Symptoms of Anxiety and Depression in Relation to Work Patterns During the First Wave of the COVID-19 Epidemic in Philadelphia PA A Cross-Sectional Survey

Igor Burstyn, Tran Huynh

Research output: Contribution to journalArticlepeer-review

9 Scopus citations

Abstract

Objective: We investigated whether patterns of work during COVID-19 pandemic altered by effort to contain the outbreak affected anxiety and depression. Methods: We conducted a cross-sectional online survey of 911 residents of Philadelphia, inquiring about their working lives during early months of the epidemic, symptoms of anxiety and depression, plus demographics, perceived sources of support, and general health. Results: Occupational contact with suspected COVID-19 cases was associated with anxiety. Concerns about return to work, childcare, lack of sick leave, and loss/reduction in work correlated with anxiety and depression, even when there was no evidence of occupational contact with infected persons; patterns differed by sex. Conclusions: Heightened anxiety and depression during COVID-19 pandemic can be due to widespread disruption of working lives, especially in ‘‘non-essential’’ low-income industries, on par with experience in healthcare.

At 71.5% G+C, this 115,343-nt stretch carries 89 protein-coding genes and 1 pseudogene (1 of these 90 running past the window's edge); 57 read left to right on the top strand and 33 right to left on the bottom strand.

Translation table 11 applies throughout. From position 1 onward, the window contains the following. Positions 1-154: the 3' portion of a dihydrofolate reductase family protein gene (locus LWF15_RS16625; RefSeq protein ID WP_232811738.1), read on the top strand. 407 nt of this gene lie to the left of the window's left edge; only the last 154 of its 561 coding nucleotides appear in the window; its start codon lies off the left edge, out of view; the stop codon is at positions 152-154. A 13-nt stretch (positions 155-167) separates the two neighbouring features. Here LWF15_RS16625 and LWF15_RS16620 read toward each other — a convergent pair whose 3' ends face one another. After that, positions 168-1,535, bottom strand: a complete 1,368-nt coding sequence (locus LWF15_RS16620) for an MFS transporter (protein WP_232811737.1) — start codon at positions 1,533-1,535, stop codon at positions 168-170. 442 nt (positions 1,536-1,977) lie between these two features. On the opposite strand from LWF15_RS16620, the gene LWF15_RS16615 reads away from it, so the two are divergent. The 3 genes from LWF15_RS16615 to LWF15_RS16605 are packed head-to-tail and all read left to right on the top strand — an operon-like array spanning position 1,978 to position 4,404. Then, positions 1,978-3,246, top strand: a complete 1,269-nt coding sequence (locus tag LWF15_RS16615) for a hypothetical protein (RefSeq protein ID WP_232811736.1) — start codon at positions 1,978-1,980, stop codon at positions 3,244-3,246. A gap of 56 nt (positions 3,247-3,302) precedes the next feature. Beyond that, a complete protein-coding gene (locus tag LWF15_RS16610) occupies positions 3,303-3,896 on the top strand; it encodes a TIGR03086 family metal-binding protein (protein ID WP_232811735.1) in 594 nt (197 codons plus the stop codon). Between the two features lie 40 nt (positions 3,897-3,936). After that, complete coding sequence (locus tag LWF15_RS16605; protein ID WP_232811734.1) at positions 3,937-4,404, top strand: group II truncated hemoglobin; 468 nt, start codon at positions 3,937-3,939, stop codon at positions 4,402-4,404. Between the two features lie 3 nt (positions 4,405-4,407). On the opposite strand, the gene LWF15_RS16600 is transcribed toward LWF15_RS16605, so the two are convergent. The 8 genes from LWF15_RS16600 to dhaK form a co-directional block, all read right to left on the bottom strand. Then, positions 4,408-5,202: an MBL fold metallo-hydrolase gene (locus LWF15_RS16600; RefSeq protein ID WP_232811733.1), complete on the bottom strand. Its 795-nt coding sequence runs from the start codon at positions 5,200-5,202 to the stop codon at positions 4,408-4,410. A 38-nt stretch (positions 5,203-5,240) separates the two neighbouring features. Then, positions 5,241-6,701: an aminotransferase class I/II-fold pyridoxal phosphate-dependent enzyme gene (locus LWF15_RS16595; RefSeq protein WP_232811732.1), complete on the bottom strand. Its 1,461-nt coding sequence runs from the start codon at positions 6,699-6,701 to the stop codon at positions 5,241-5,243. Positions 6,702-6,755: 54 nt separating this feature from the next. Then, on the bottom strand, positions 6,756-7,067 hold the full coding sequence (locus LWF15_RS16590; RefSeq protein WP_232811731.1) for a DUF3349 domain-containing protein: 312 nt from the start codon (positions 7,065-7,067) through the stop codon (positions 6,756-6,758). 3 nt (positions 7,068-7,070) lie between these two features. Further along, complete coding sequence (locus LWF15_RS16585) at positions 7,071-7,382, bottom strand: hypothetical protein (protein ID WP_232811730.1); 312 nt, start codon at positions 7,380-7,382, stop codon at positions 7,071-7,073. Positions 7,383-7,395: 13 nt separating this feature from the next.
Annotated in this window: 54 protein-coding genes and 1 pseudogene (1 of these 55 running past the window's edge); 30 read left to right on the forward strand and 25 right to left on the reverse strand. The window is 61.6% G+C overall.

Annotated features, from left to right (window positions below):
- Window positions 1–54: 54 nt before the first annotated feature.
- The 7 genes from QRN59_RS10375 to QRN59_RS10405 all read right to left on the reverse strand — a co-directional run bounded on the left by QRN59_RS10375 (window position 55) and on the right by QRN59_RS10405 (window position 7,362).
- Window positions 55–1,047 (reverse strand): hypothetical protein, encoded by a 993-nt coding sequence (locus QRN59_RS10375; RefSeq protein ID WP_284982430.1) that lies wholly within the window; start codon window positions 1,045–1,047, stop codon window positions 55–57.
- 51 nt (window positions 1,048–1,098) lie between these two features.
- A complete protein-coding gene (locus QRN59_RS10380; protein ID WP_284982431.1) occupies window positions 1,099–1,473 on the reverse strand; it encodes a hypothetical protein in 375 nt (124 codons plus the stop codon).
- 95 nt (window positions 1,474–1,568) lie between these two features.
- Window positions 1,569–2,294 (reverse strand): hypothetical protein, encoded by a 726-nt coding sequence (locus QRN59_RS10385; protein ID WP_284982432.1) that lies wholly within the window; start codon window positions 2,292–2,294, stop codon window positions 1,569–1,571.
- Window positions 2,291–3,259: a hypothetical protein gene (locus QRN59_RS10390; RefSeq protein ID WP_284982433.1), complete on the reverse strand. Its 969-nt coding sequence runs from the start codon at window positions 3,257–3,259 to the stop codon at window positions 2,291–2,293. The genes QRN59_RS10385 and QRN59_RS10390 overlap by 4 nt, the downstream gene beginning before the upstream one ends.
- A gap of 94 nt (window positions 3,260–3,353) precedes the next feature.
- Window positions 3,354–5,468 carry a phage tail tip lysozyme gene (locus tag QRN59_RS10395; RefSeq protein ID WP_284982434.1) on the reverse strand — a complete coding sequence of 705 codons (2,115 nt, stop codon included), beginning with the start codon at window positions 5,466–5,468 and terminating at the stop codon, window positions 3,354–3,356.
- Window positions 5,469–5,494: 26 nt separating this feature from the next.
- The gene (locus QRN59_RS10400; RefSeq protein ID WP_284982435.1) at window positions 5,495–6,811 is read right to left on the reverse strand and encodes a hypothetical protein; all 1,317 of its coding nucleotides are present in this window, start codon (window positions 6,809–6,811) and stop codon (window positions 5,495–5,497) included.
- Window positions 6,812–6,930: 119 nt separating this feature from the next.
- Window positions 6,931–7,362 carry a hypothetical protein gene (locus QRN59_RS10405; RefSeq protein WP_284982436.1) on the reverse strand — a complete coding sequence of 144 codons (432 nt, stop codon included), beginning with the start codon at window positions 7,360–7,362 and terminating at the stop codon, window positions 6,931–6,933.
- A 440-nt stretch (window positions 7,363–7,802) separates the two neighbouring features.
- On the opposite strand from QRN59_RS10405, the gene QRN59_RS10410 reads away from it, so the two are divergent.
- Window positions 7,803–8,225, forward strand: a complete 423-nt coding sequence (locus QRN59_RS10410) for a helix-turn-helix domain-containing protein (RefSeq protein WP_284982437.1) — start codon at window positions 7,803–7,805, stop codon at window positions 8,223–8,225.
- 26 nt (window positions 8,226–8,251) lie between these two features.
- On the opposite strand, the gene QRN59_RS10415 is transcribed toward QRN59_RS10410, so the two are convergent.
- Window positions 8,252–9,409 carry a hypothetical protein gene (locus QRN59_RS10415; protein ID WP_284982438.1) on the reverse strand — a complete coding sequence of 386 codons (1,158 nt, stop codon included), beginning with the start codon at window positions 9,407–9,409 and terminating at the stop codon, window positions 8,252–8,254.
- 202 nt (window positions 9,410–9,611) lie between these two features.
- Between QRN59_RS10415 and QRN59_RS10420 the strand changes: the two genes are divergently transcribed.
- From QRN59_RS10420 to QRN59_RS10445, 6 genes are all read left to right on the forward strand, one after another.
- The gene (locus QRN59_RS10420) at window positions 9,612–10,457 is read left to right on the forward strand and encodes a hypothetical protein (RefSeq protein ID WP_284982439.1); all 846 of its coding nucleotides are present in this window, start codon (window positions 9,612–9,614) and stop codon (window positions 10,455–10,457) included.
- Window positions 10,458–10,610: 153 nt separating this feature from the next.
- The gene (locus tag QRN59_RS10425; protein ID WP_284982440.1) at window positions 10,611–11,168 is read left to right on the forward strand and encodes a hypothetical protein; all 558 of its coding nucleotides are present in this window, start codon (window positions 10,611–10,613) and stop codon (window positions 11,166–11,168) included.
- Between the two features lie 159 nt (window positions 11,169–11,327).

Original languageEnglish (US)
Pages (from-to)E283-E293
JournalJournal of occupational and environmental medicine
Volume63
Issue number5
DOIs
StatePublished - May 1 2021
Externally publishedYes

Bibliographical note

Publisher Copyright:
Copyright © 2021 American College of Occupational and Environmental Medicine.

Keywords

  • coronavirus
  • disaster preparedness
  • epidemiology
  • gender differences
  • mood disorders
  • pandemic
  • stay-at-home orders
  • unemployment

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